Taking it to the limit
In 1946, as India battled the death throes of a fading empire and the country’s profound fissures gave way to its looming partition, a middle-aged, semi-literate man, driven by the poverty that engulfed him, gave British rule in India one of its final blows. Over 70 years after Ramkrishna Dalmia bought out Bennet, Coleman & Co. and the Times Group for Rs. two crores, the Times of India’s principle online counterpart, Indiatimes, introduces its most radical rebrand to date.
Evoking the spirit of independent thinking, New Delhi-based creative agency, Animal, centralised the publication’s acronym, transforming the outlet’s longstanding identity from Indiatimes to ‘it.’ Alongside a reimagined logo, the rebrand aims to traverse the status quo of content creation, applying a can-do ethos to a range of touchpoints, from ‘invent it’ to ‘explore it.’
The new Zona Pro typeface harks back to the advent of 1920s sans-serif geometrics, with vivid colours appropriating the publication’s content outlook, loosening the chains of censorship and repositioning the publication’s footing as a frontrunner in content creation. Yet since its 1998 inception, Indiatimes has catered to the online community through ecommerce and vertical properties.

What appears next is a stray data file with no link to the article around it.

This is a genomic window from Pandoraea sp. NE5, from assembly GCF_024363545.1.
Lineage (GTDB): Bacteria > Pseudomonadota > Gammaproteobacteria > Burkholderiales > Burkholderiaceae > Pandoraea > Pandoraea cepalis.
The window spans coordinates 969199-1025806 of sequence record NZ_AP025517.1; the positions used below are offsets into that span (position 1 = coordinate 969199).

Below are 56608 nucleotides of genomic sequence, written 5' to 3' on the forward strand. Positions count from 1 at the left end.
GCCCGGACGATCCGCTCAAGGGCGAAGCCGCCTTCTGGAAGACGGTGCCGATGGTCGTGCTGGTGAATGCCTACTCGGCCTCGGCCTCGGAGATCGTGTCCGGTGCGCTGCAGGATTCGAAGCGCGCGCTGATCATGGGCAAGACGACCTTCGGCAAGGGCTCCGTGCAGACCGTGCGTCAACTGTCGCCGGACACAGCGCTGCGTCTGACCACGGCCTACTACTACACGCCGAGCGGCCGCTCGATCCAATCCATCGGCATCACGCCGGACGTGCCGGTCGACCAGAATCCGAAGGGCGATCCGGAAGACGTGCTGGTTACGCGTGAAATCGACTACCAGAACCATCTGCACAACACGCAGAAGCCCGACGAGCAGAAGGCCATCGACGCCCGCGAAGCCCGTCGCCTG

The recent rebrand marks the publication’s choice to focus on wider digital, bolstering social media and wider lifestyle-related networking through a growing news cycle matched by login specifications and account personalisation. Unifying the rebrand across various digital platforms, the imagery aims to spurn the corporate identity of the longstanding publication and, in turn, open new avenues of creativity for digital within India’s growing economy.
Commenting on the rebrand, a spokesman for Animal, says, “The brand came to us with a simple proposition - 'Let’s be relevant. Also, let’s be cool.' Our way forward became obvious - to set up a platform without the frills and fluff of conventional media. And the first task was snipping away at the name: discarding the unnecessary bit. Indiatimes is now it.”